The backlash got worse for Dalton after he spoke frankly of the poverty and child abuse that was part of his upbringing. The way some Jamaicans responded you would not believe that many of us can identify with him. Perhaps the negative responses he received are because of our Jamaican adage which warns us, ‘Doan wash yuh dirty linen in public.’
Well, Dalton was not afraid to wash his. Perhaps more of us need to step up and wash, so that the lesson learned and new adage coined will be, ‘Don’t dirty your linen!
Here we are again at a watershed moment in our nation. Another Jamaican has stamped his class on the world stage and in so doing placed Jamaica in the world’s spotlight in a positive way. Every time one of our citizens does so, my prophetic mind senses and sees the potential benefits and the lessons to be learned from the God-given moment in time. What are some of these benefits and lessons you ask? Here are a few considerations.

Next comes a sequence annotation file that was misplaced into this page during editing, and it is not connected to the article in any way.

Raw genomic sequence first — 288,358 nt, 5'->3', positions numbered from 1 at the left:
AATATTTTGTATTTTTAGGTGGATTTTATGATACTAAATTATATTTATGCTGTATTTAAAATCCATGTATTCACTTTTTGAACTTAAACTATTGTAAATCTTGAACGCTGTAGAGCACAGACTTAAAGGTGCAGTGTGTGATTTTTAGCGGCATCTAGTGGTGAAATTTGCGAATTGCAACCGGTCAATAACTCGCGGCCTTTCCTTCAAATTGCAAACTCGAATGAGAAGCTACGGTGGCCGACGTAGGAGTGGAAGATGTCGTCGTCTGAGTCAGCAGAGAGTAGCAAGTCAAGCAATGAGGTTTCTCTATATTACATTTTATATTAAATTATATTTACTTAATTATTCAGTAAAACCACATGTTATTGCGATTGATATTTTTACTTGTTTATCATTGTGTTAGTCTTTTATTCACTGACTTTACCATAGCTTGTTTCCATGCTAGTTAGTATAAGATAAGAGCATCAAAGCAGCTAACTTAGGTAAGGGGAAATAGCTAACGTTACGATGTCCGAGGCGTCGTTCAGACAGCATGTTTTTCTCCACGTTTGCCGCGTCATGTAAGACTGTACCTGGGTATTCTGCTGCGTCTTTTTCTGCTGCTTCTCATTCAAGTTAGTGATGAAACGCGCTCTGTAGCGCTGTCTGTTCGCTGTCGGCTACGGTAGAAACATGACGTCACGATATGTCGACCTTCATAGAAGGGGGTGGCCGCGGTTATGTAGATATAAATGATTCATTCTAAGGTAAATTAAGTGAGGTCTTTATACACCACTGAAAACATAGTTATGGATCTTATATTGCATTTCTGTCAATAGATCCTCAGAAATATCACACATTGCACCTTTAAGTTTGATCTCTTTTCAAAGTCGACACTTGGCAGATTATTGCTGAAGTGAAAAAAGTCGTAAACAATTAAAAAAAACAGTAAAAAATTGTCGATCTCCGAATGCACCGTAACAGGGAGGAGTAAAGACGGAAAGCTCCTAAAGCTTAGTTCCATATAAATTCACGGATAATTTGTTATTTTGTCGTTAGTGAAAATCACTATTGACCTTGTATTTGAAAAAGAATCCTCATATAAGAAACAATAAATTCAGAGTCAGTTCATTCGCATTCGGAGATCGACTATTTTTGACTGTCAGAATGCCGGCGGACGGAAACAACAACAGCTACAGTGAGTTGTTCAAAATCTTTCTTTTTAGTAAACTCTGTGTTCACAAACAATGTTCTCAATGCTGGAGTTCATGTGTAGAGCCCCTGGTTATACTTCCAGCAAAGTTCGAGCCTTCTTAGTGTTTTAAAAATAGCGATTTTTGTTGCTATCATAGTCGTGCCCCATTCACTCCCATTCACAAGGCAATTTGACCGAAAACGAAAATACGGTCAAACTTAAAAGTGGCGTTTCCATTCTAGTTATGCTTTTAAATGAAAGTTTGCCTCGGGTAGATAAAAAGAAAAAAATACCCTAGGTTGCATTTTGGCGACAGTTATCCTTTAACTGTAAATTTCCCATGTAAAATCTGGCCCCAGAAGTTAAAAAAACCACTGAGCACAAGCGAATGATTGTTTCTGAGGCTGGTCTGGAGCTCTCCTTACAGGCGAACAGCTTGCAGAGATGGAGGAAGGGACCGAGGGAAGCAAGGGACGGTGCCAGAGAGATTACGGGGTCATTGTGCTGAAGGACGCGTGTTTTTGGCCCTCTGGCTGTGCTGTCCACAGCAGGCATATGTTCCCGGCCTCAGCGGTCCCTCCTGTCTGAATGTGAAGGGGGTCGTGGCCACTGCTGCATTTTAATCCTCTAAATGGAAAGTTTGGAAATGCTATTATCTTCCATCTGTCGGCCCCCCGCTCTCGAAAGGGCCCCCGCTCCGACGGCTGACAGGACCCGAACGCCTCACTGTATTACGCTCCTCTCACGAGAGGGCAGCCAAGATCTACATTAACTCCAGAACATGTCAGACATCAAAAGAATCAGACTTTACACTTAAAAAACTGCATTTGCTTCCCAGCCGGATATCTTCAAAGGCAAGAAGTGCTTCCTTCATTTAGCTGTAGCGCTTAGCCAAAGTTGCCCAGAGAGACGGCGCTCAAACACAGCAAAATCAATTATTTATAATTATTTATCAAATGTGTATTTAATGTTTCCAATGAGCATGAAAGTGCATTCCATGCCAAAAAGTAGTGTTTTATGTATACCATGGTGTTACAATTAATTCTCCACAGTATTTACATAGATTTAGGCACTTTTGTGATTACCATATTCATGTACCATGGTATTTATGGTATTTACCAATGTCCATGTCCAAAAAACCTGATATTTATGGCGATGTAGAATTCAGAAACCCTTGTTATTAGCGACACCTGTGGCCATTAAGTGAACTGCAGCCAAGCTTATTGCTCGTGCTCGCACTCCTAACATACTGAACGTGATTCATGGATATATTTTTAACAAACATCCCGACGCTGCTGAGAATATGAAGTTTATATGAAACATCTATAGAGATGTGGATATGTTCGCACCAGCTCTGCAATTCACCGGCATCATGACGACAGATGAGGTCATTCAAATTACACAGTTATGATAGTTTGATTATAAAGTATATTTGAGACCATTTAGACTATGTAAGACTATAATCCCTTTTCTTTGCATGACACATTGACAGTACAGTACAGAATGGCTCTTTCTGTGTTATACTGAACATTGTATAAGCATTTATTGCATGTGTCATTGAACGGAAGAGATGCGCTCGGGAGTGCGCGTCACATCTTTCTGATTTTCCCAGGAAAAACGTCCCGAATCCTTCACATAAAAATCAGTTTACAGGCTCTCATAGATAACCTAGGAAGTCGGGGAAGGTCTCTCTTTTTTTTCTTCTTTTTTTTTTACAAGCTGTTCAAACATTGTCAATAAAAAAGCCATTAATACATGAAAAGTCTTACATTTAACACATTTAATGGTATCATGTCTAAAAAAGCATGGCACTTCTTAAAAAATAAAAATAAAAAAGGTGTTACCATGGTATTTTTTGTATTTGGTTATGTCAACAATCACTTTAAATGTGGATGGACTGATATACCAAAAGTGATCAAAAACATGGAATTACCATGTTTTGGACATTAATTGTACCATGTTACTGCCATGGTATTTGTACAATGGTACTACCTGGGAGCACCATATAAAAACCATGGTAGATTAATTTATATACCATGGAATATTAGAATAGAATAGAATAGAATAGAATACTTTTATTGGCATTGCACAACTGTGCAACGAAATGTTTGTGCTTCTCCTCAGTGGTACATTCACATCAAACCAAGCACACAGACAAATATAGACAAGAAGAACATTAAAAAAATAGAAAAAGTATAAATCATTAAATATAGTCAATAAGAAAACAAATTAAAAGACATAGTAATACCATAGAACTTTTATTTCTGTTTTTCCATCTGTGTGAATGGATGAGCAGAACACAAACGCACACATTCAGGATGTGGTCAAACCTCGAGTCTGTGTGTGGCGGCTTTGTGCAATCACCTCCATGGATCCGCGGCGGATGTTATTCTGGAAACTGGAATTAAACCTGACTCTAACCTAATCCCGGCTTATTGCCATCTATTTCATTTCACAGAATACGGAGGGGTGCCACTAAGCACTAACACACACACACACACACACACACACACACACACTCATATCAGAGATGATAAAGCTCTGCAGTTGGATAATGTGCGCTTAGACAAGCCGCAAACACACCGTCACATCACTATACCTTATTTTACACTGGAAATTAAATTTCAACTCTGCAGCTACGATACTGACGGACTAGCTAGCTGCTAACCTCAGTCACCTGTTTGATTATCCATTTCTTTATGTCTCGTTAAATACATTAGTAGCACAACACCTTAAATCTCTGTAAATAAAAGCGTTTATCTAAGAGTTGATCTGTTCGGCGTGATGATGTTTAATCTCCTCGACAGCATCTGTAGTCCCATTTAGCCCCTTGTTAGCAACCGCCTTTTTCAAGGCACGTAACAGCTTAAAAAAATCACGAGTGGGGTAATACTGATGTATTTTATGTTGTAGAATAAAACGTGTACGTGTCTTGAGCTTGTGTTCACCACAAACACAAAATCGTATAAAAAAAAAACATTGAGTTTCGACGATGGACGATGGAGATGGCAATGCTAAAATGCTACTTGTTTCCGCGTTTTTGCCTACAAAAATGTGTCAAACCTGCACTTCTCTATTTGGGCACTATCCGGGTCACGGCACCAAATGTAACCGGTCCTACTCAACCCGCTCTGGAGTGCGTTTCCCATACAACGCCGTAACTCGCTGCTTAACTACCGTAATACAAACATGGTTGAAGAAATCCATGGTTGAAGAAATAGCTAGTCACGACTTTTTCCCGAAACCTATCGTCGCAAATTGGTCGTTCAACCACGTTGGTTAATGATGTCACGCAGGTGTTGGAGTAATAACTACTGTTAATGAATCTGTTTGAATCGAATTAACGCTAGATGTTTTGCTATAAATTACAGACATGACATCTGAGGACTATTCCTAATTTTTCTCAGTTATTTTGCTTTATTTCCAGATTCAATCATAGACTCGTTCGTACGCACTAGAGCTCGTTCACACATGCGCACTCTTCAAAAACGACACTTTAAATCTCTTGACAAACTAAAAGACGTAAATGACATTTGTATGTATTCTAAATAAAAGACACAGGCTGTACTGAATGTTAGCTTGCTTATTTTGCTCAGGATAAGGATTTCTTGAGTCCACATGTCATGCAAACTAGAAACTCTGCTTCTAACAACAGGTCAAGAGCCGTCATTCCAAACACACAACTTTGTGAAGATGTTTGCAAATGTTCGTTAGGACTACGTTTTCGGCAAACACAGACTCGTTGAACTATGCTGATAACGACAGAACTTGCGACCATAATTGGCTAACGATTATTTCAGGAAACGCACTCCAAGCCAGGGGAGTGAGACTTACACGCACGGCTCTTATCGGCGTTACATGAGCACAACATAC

Develop, don’t destroy potential
Never has one nation had so much talent yet done so little in a deliberate way with what they have. There is an objective we used to have when I was serving with the National Transformation Programme (NTP) — every citizen a producer, nation-builder and valued contributor. This is a programme to which I am still committed. Isn’t it time we had a Government (both sides of the house) that genuinely views its citizens in that regard? Isn’t it time we had communities who view residents that way? Isn’t it time we have families who view their children like that?
It has been reported by Dalton, and carried by this newspaper and other media houses, that Dalton endured horrible emotional and physical abuse growing up. I wonder if his mother knew the heights to which her son would ascend would she have treated him better in his early years? Would she have protected him more?